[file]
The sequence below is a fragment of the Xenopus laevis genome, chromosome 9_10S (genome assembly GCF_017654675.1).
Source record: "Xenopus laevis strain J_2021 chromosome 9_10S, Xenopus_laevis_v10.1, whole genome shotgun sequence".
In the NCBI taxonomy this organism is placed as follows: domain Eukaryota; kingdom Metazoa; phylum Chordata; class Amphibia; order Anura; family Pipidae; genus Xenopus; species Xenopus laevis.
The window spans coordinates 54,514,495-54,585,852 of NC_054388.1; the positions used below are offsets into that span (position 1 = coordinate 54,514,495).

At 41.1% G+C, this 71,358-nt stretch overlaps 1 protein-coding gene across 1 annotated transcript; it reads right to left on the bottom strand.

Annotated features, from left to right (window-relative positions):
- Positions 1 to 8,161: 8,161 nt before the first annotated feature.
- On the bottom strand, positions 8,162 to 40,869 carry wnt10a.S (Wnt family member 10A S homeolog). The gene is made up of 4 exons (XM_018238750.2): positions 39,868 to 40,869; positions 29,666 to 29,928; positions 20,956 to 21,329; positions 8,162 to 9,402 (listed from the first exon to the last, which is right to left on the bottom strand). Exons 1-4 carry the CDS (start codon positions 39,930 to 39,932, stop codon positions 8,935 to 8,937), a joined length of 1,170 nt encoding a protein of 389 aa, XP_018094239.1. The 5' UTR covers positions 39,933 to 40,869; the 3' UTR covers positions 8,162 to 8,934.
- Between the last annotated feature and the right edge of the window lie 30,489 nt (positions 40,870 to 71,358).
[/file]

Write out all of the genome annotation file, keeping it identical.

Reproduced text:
The sequence below is a fragment of the Xenopus laevis genome, chromosome 9_10S (genome assembly GCF_017654675.1).
Source record: "Xenopus laevis strain J_2021 chromosome 9_10S, Xenopus_laevis_v10.1, whole genome shotgun sequence".
In the NCBI taxonomy this organism is placed as follows: domain Eukaryota; kingdom Metazoa; phylum Chordata; class Amphibia; order Anura; family Pipidae; genus Xenopus; species Xenopus laevis.
The window spans coordinates 54,514,495-54,585,852 of NC_054388.1; the positions used below are offsets into that span (position 1 = coordinate 54,514,495).

At 41.1% G+C, this 71,358-nt stretch overlaps 1 protein-coding gene across 1 annotated transcript; it reads right to left on the bottom strand.

Annotated features, from left to right (window-relative positions):
- Positions 1 to 8,161: 8,161 nt before the first annotated feature.
- On the bottom strand, positions 8,162 to 40,869 carry wnt10a.S (Wnt family member 10A S homeolog). The gene is made up of 4 exons (XM_018238750.2): positions 39,868 to 40,869; positions 29,666 to 29,928; positions 20,956 to 21,329; positions 8,162 to 9,402 (listed from the first exon to the last, which is right to left on the bottom strand). Exons 1-4 carry the CDS (start codon positions 39,930 to 39,932, stop codon positions 8,935 to 8,937), a joined length of 1,170 nt encoding a protein of 389 aa, XP_018094239.1. The 5' UTR covers positions 39,933 to 40,869; the 3' UTR covers positions 8,162 to 8,934.
- Between the last annotated feature and the right edge of the window lie 30,489 nt (positions 40,870 to 71,358).